Seven months later, on July 1, Meehan was gone. The editor resigned after a series of tweets by a New York food writer alleged that he was a tyrannical boss at Lucky Peach and raised questions about his behavior at The Times. The tweets, by writer Tammie Teclemariam, emboldened the Food staff in Los Angeles: They too began posting about their unpleasant interactions with Meehan. The silence was broken.
Escarcega said the situation seemed emblematic of a larger problem: the view that certain recently hired stars inside The Times are protected.
Jenn Harris, a staff writer and the acting Food editor before Meehan's appointment, was quoted in digital food site Eater that she was groped by Meehan during a social outing with other staffers after leaving the Hollywood Bowl, in July 2019.
In the back seat of a car driven by Chang, Harris said, Meehan was intoxicated, leaned over and groped her leg twice. She said Meehan told her he was "pushing boundaries."
After the incident, Harris, Chang and staff writer Lucas Kwan Peterson, who sat in front, agreed to keep what happened among themselves. Harris told Eater she was "scared" to speak up because Meehan was her boss.
The agreement typified another problem in Food: a cliquish culture. Finding success meant being on Meehan's good side. According to several members of the Food staff, Chang, Harris and Peterson (who was also Meehan's high school friend) were in the editor's favored circle.
Yoshino, who oversaw them all, sometimes appeared in the social circle, too.
On Instagram in mid-February, Chang posted a birthday photo at Enrique Olvera's trendy mezcaleria Ticuchi, in the upscale Polanco section of Mexico City. Chang is seated next to her boss Meehan, and on his other side sit Yoshino, Harris and Peterson.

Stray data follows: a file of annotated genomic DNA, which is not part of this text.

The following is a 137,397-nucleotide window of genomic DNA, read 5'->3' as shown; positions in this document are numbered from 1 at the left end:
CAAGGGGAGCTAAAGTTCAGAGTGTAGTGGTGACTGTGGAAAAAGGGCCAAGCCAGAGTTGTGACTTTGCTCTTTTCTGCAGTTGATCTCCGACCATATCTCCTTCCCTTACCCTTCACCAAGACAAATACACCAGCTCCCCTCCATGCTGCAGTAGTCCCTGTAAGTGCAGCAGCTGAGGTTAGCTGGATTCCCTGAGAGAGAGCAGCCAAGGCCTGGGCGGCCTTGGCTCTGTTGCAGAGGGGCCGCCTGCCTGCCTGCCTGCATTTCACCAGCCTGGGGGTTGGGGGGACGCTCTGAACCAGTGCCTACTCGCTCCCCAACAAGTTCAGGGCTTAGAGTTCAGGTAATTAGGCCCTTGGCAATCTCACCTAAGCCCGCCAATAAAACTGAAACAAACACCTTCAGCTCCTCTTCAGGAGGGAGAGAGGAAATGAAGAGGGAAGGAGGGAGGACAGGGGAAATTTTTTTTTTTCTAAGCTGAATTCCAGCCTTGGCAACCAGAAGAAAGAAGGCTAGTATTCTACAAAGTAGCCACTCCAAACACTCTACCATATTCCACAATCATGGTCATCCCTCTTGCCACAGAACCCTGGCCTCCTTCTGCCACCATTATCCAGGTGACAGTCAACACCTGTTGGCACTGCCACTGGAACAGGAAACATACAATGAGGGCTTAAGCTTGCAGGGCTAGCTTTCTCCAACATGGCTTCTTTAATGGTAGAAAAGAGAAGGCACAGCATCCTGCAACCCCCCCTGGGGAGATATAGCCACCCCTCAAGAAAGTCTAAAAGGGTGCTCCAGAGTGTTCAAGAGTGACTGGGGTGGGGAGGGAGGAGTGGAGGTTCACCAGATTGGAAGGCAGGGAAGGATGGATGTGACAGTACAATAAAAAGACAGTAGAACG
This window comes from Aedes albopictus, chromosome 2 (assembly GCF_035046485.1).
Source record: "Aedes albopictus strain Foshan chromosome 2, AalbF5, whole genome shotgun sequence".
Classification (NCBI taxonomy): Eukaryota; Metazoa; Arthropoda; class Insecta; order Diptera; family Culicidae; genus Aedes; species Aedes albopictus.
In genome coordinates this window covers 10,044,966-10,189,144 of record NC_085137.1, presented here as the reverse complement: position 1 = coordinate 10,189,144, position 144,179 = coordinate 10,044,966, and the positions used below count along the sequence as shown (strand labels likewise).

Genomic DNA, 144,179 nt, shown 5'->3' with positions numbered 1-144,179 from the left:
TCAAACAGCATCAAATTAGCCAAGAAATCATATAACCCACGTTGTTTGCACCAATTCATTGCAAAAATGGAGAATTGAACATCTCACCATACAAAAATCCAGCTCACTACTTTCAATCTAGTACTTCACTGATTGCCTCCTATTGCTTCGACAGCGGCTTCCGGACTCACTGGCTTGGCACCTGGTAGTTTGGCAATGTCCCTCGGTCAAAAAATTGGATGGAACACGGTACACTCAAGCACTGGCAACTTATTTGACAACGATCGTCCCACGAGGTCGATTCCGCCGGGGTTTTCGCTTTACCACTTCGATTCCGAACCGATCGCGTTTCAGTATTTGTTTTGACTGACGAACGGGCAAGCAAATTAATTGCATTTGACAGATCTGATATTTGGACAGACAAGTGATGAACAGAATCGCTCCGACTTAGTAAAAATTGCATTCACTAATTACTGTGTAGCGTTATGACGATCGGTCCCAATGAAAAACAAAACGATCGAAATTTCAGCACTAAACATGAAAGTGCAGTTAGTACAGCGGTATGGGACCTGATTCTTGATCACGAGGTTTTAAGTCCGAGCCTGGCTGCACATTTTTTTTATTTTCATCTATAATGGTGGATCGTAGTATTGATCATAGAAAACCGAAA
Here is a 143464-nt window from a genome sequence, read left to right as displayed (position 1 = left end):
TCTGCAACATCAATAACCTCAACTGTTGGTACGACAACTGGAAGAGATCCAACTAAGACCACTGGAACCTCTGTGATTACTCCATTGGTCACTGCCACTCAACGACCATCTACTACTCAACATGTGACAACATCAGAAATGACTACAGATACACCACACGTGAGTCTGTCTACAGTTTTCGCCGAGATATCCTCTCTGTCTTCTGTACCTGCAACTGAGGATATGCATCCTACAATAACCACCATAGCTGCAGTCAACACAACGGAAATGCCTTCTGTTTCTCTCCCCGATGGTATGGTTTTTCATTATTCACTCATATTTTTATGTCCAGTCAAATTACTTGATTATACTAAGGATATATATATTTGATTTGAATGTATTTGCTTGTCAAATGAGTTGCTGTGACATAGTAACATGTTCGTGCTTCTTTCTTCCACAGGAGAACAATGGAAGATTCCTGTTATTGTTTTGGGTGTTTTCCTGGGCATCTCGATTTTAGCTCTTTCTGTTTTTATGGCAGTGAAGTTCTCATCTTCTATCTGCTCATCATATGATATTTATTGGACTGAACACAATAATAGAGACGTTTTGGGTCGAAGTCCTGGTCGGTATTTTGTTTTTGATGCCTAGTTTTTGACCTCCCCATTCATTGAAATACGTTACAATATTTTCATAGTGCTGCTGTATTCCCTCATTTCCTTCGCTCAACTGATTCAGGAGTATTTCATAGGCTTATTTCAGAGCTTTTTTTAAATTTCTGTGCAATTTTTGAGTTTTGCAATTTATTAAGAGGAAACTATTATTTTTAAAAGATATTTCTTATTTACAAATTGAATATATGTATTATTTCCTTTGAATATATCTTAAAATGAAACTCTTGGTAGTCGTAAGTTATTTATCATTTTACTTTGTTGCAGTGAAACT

"Posting those kinds of images sends a message to people about who is an insider and who is an outsider," Escarcega said.
When Meehan resigned, he posted a message on Twitter that said in part: "In my tunnel-vision commitment to making the best thing we could, I lost sight of people and their feelings." Five days later, the Food staff had a meeting with Pearlstine and The Times' human resources department - with Yoshino and Chang absent. They demanded an HR investigation.
"We all felt that Kimi would protect Meehan under any circumstances," said Addison, the co-critic in the section.
Meehan declined to comment.
"I thought we were building a team of people who wanted to be here, working for him," Yoshino said. "I thought it was a lot of creative tension, which was pushing us to evolve and be better. I see now I was wrong: His staff was scared and traumatized. I deeply regret that I wasn't a better listener who understood that more fully."
On Aug. 20, the newsroom received an email from Pearlstine and Nancy Antoniou, California Times' chief human resources officer, saying an investigation found that "managers failed to prevent or report behavior they knew or should have known was inappropriate."